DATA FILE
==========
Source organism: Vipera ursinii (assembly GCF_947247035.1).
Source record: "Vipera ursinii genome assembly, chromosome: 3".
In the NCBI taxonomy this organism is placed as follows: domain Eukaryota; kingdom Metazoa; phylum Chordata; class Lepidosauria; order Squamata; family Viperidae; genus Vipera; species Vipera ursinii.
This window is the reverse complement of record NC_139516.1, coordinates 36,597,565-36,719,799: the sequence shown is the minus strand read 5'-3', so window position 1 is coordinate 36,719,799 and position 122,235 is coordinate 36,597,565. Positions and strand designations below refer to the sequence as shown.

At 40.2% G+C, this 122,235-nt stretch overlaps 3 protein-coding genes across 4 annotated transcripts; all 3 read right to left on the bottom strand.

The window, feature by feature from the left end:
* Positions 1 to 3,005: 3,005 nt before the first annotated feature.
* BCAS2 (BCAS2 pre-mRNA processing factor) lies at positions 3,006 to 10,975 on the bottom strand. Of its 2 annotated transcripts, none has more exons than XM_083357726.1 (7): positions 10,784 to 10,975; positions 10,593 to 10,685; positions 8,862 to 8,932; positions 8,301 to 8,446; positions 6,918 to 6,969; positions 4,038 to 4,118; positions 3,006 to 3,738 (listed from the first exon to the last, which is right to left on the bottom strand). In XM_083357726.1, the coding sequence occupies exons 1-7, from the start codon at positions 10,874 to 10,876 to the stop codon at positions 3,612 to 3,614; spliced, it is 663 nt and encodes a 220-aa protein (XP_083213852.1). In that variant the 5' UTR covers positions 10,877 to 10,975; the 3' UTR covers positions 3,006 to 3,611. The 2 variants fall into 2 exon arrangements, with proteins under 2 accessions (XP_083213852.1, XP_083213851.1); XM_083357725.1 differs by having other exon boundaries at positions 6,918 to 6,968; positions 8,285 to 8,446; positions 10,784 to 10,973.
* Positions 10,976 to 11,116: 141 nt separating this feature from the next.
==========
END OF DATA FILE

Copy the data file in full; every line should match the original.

Source organism: Vipera ursinii (assembly GCF_947247035.1).
Source record: "Vipera ursinii genome assembly, chromosome: 3".
In the NCBI taxonomy this organism is placed as follows: domain Eukaryota; kingdom Metazoa; phylum Chordata; class Lepidosauria; order Squamata; family Viperidae; genus Vipera; species Vipera ursinii.
This window is the reverse complement of record NC_139516.1, coordinates 36,597,565-36,719,799: the sequence shown is the minus strand read 5'-3', so window position 1 is coordinate 36,719,799 and position 122,235 is coordinate 36,597,565. Positions and strand designations below refer to the sequence as shown.

At 40.2% G+C, this 122,235-nt stretch overlaps 3 protein-coding genes across 4 annotated transcripts; all 3 read right to left on the bottom strand.

The window, feature by feature from the left end:
* Positions 1 to 3,005: 3,005 nt before the first annotated feature.
* BCAS2 (BCAS2 pre-mRNA processing factor) lies at positions 3,006 to 10,975 on the bottom strand. Of its 2 annotated transcripts, none has more exons than XM_083357726.1 (7): positions 10,784 to 10,975; positions 10,593 to 10,685; positions 8,862 to 8,932; positions 8,301 to 8,446; positions 6,918 to 6,969; positions 4,038 to 4,118; positions 3,006 to 3,738 (listed from the first exon to the last, which is right to left on the bottom strand). In XM_083357726.1, the coding sequence occupies exons 1-7, from the start codon at positions 10,874 to 10,876 to the stop codon at positions 3,612 to 3,614; spliced, it is 663 nt and encodes a 220-aa protein (XP_083213852.1). In that variant the 5' UTR covers positions 10,877 to 10,975; the 3' UTR covers positions 3,006 to 3,611. The 2 variants fall into 2 exon arrangements, with proteins under 2 accessions (XP_083213852.1, XP_083213851.1); XM_083357725.1 differs by having other exon boundaries at positions 6,918 to 6,968; positions 8,285 to 8,446; positions 10,784 to 10,973.
* Positions 10,976 to 11,116: 141 nt separating this feature from the next.